City Council – Bike Lanes
The city council’s transportation subcommittee met last Tuesday before the regular council meeting. Their topic was the bike lanes on Fr. Morissette Boulevard. They recommended some changes to the markings around the lanes – nothing that seemed too drastic – but the biggest thing to come out of that meeting was the presentation of a YouTube video produced earlier this year by the Boston Police Department. The 14-minute video explains the laws that control the intersection of automobiles, bicycles and pedestrians. I learned a lot and it seemed like the councilors did too. If you haven’t already done so, please watch the video which can be found HERE.
City Council – Upper Merrimack Street
One motion that didn’t get much attention but touched on an important topic was by Bill Samaras who asked for a report on the city’s plans for upper Merrimack Street, the stretch from the City Hall up to University Crossing at Pawtucket Street.
As one of our regular blog readers pointed out in a comment to my notes about the city council meeting, Jeff Speck’s “Evolution Plan” already has a prescription for that area. Here’s the comment left by Brian:
Jeff Speck already put together a good plan for Upper Merrimack St. to ignite development. It involves creating cross streets between Merrimack and Moody. As of now the block is too long between Colburn Street (the library) and Cabot Street. Long blocks aren’t useful for mobility, become undesirable, and induce blight. Dr An Wang isn’t walking through the door to save Lowell and we can’t over rely on UML. Why council members aren’t referring to Speck’s report on a weekly basis dumbfounds me.
Brian amplifies Speck’s observation that two of the smaller streets that once connected Merrimack to Moody have been blocked off by some projects during the past 50 years. They advocate reopening those streets since “short blocks” are conducive to more pedestrian traffic and street life. Below is a screen print of the area from the 1924 city atlas.
[I concur with Brian’s admonition to councilors to frequently look to the Speck Plan and add my own: Look to the city’s master plan, Sustainable Lowell 2025. It’s a great document that provides a blueprint for how Lowell should move forward during the next decade. Here it is December and having watched almost every council meeting held during 2014, I’m not sure I can recall a single instance of a councilor citing the city’s own master plan in a debate on any issue].
In his remarks on the motion, Samaras specifically mentioned the former Jeanne d’Arc Credit Union parcel at the corner of Merrimack and Cabot which is now vacant and has great potential for development. Also mentioned was the Smith Baker Center which anchors one end of this corridor. A few months ago Mayor Elliot established a committee to investigate ways in which the Smith Baker Center might be rehabilitated and returned to service as a performing arts venue and – something else. I understand that the committee has already met. Hopefully we’ll hear a positive response from the soon.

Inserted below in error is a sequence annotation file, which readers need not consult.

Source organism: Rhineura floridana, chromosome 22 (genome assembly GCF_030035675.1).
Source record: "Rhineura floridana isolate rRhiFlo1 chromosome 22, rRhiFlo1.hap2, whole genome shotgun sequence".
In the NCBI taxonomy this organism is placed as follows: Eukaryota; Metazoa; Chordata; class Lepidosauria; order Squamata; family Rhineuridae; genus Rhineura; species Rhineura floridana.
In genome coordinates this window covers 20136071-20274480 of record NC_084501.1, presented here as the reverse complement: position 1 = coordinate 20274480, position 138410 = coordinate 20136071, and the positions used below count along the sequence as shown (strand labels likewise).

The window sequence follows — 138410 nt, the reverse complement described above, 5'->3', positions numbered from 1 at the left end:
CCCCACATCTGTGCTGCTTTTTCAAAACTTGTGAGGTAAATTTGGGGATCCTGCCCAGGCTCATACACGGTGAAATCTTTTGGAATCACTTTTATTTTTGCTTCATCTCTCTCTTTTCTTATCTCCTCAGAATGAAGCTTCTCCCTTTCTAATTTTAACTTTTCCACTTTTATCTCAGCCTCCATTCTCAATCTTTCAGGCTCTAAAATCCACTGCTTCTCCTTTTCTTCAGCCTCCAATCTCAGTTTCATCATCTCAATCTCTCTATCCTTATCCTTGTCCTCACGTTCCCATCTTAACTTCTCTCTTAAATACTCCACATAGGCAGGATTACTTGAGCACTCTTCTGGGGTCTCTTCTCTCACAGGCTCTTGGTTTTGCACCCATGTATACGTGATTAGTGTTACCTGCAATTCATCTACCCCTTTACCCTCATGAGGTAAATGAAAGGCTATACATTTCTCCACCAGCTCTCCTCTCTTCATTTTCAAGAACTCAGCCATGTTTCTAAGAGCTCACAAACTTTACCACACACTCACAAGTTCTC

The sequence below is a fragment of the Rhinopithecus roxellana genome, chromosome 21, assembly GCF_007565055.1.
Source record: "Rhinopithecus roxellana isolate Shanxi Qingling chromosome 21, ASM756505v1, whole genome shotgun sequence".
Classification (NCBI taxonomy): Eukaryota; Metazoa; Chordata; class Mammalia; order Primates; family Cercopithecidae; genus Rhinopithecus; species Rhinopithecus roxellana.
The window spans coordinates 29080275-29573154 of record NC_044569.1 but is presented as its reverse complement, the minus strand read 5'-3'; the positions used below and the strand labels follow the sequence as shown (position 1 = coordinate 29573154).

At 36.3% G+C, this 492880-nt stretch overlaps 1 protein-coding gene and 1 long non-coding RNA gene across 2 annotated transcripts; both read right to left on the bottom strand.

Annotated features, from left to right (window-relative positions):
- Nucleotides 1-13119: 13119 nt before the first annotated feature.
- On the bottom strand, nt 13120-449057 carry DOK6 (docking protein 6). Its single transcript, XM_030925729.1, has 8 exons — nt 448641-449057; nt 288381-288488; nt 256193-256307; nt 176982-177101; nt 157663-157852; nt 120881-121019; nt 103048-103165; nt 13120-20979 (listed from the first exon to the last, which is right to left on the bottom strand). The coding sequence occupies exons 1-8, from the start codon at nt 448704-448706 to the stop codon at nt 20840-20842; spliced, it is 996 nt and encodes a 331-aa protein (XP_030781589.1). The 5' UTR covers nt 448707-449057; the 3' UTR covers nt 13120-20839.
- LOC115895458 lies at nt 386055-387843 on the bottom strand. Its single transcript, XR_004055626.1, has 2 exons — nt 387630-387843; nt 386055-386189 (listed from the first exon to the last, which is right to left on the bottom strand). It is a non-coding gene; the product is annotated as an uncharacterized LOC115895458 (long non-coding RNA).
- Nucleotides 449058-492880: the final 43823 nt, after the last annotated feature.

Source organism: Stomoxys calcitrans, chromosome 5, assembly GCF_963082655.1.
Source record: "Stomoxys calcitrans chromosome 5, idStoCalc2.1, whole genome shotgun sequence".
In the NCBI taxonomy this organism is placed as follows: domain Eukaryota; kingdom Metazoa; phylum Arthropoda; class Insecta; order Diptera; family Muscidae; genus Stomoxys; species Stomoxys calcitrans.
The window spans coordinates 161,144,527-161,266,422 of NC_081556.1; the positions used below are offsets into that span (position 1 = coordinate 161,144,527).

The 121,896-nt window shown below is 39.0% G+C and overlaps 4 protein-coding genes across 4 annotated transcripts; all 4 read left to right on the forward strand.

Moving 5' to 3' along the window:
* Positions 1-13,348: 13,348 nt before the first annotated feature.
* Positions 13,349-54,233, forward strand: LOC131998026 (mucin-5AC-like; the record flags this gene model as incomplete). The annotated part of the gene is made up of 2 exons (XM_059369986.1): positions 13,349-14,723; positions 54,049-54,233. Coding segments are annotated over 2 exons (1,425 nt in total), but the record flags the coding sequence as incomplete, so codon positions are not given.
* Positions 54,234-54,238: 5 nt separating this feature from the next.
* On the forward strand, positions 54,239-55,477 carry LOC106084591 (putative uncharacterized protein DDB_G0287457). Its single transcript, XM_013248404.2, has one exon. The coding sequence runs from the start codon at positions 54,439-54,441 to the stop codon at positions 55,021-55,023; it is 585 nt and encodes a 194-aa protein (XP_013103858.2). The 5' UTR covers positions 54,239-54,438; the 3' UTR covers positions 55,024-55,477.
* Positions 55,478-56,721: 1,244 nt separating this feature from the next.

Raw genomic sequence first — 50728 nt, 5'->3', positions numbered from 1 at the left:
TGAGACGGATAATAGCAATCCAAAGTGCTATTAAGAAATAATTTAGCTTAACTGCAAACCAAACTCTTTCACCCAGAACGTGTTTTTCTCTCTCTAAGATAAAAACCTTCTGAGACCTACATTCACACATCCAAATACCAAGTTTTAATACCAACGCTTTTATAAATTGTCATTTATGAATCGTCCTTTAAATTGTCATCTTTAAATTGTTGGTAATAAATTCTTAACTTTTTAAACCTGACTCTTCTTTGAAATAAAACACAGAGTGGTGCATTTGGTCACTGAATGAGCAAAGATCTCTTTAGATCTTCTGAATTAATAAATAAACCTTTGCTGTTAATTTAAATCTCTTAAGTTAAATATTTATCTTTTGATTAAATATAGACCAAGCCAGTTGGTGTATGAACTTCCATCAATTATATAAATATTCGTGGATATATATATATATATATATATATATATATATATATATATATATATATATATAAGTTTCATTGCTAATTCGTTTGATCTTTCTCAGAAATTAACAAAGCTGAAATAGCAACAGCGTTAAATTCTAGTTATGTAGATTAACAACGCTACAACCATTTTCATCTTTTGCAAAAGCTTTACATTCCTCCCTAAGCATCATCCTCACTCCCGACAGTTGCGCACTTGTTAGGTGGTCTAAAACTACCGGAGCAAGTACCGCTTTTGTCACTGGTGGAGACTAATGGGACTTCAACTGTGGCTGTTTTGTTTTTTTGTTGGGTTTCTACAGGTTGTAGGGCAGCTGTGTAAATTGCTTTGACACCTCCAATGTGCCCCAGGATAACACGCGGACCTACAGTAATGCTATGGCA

City Council – Divestment
Another issue raised at the council was divestment. Rita Mercier had filed a motion that the city divest from any fossil fuel companies as a way of speeding our transition to sustainable energy sources. Several members of the local environmental group, 350MA of Greater Lowell, spoke in favor of the motion but the council voted to refer the motion to the City Manager for a report on whether the city has any such investments. This was at the behest of City Councilor Bill Martin who stated his philosophical and practical opposition to such motions coming before the council. Since the council has no real power on this issue, he argued, taking up such issues invites others with similar issues to use the council as a forum to publicize their concerns which might tend to squeeze out more pressing city issues from council meetings.
My own thinking is that citizens should have the right to ask their elected officials to go on record on issues that matter to them. In this past year, there has been plenty of debate on the council floor on issues that were only tangentially related to the regular business of the city council. I don’t think 350MA of Lowell is going away so the council will have to vote yes or no on this issue eventually.
American Dream Awards
The International Institute of Lowell held its American Dream Award ceremony Thursday night at UTEC. A crowd of more than 200 honored Luis Pedroso, this year’s recipient. Pedroso, who is the President and CEO of Accutronics, Inc., was also a client of the International Institute when he came to America from the Azores as an 8-year old.